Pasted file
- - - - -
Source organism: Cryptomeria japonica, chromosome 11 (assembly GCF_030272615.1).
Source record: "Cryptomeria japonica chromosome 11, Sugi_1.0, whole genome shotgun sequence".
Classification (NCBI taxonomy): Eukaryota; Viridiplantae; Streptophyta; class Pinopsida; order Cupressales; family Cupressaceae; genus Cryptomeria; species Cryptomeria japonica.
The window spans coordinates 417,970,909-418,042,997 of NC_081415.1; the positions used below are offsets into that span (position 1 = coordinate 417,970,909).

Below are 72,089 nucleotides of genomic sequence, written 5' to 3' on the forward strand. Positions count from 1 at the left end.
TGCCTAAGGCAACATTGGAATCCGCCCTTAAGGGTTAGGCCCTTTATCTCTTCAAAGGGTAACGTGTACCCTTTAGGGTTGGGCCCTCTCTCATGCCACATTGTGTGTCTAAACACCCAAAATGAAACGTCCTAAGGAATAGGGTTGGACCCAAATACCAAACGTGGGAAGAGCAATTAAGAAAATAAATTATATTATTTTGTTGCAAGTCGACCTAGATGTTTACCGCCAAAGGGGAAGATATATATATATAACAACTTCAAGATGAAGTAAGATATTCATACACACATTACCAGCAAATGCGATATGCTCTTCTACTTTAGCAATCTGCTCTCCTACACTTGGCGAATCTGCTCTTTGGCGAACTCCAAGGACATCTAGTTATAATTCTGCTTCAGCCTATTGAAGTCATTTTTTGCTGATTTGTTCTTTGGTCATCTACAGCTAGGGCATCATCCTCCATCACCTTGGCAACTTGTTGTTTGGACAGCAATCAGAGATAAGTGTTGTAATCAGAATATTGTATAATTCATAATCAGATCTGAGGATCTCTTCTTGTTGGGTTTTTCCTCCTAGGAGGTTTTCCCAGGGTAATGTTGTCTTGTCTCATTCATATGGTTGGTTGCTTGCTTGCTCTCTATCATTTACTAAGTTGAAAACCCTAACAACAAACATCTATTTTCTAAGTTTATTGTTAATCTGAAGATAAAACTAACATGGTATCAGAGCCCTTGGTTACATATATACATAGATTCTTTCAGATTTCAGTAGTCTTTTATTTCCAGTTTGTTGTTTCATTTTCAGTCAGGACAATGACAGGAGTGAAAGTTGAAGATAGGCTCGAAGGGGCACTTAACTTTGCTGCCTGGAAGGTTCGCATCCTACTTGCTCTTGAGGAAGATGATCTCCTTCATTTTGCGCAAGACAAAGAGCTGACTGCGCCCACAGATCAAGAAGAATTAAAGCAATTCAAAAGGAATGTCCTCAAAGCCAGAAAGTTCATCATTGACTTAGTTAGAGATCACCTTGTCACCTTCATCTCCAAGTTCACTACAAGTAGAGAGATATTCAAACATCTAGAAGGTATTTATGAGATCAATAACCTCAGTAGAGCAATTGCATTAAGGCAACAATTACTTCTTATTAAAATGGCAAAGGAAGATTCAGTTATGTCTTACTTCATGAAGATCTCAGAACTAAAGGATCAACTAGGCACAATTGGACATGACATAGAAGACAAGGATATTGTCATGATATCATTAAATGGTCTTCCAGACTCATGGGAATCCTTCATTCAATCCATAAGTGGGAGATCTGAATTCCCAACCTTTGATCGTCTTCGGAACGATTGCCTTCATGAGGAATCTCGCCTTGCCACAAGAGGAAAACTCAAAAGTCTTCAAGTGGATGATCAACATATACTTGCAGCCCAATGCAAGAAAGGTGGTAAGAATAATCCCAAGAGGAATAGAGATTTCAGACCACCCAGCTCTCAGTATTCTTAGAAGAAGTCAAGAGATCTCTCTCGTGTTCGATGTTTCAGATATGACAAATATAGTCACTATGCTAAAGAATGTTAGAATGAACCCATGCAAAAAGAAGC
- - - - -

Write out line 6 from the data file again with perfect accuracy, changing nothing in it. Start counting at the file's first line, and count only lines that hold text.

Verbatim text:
TGCCTAAGGCAACATTGGAATCCGCCCTTAAGGGTTAGGCCCTTTATCTCTTCAAAGGGTAACGTGTACCCTTTAGGGTTGGGCCCTCTCTCATGCCACATTGTGTGTCTAAACACCCAAAATGAAACGTCCTAAGGAATAGGGTTGGACCCAAATACCAAACGTGGGAAGAGCAATTAAGAAAATAAATTATATTATTTTGTTGCAAGTCGACCTAGATGTTTACCGCCAAAGGGGAAGATATATATATATAACAACTTCAAGATGAAGTAAGATATTCATACACACATTACCAGCAAATGCGATATGCTCTTCTACTTTAGCAATCTGCTCTCCTACACTTGGCGAATCTGCTCTTTGGCGAACTCCAAGGACATCTAGTTATAATTCTGCTTCAGCCTATTGAAGTCATTTTTTGCTGATTTGTTCTTTGGTCATCTACAGCTAGGGCATCATCCTCCATCACCTTGGCAACTTGTTGTTTGGACAGCAATCAGAGATAAGTGTTGTAATCAGAATATTGTATAATTCATAATCAGATCTGAGGATCTCTTCTTGTTGGGTTTTTCCTCCTAGGAGGTTTTCCCAGGGTAATGTTGTCTTGTCTCATTCATATGGTTGGTTGCTTGCTTGCTCTCTATCATTTACTAAGTTGAAAACCCTAACAACAAACATCTATTTTCTAAGTTTATTGTTAATCTGAAGATAAAACTAACATGGTATCAGAGCCCTTGGTTACATATATACATAGATTCTTTCAGATTTCAGTAGTCTTTTATTTCCAGTTTGTTGTTTCATTTTCAGTCAGGACAATGACAGGAGTGAAAGTTGAAGATAGGCTCGAAGGGGCACTTAACTTTGCTGCCTGGAAGGTTCGCATCCTACTTGCTCTTGAGGAAGATGATCTCCTTCATTTTGCGCAAGACAAAGAGCTGACTGCGCCCACAGATCAAGAAGAATTAAAGCAATTCAAAAGGAATGTCCTCAAAGCCAGAAAGTTCATCATTGACTTAGTTAGAGATCACCTTGTCACCTTCATCTCCAAGTTCACTACAAGTAGAGAGATATTCAAACATCTAGAAGGTATTTATGAGATCAATAACCTCAGTAGAGCAATTGCATTAAGGCAACAATTACTTCTTATTAAAATGGCAAAGGAAGATTCAGTTATGTCTTACTTCATGAAGATCTCAGAACTAAAGGATCAACTAGGCACAATTGGACATGACATAGAAGACAAGGATATTGTCATGATATCATTAAATGGTCTTCCAGACTCATGGGAATCCTTCATTCAATCCATAAGTGGGAGATCTGAATTCCCAACCTTTGATCGTCTTCGGAACGATTGCCTTCATGAGGAATCTCGCCTTGCCACAAGAGGAAAACTCAAAAGTCTTCAAGTGGATGATCAACATATACTTGCAGCCCAATGCAAGAAAGGTGGTAAGAATAATCCCAAGAGGAATAGAGATTTCAGACCACCCAGCTCTCAGTATTCTTAGAAGAAGTCAAGAGATCTCTCTCGTGTTCGATGTTTCAGATATGACAAATATAGTCACTATGCTAAAGAATGTTAGAATGAACCCATGCAAAAAGAAGC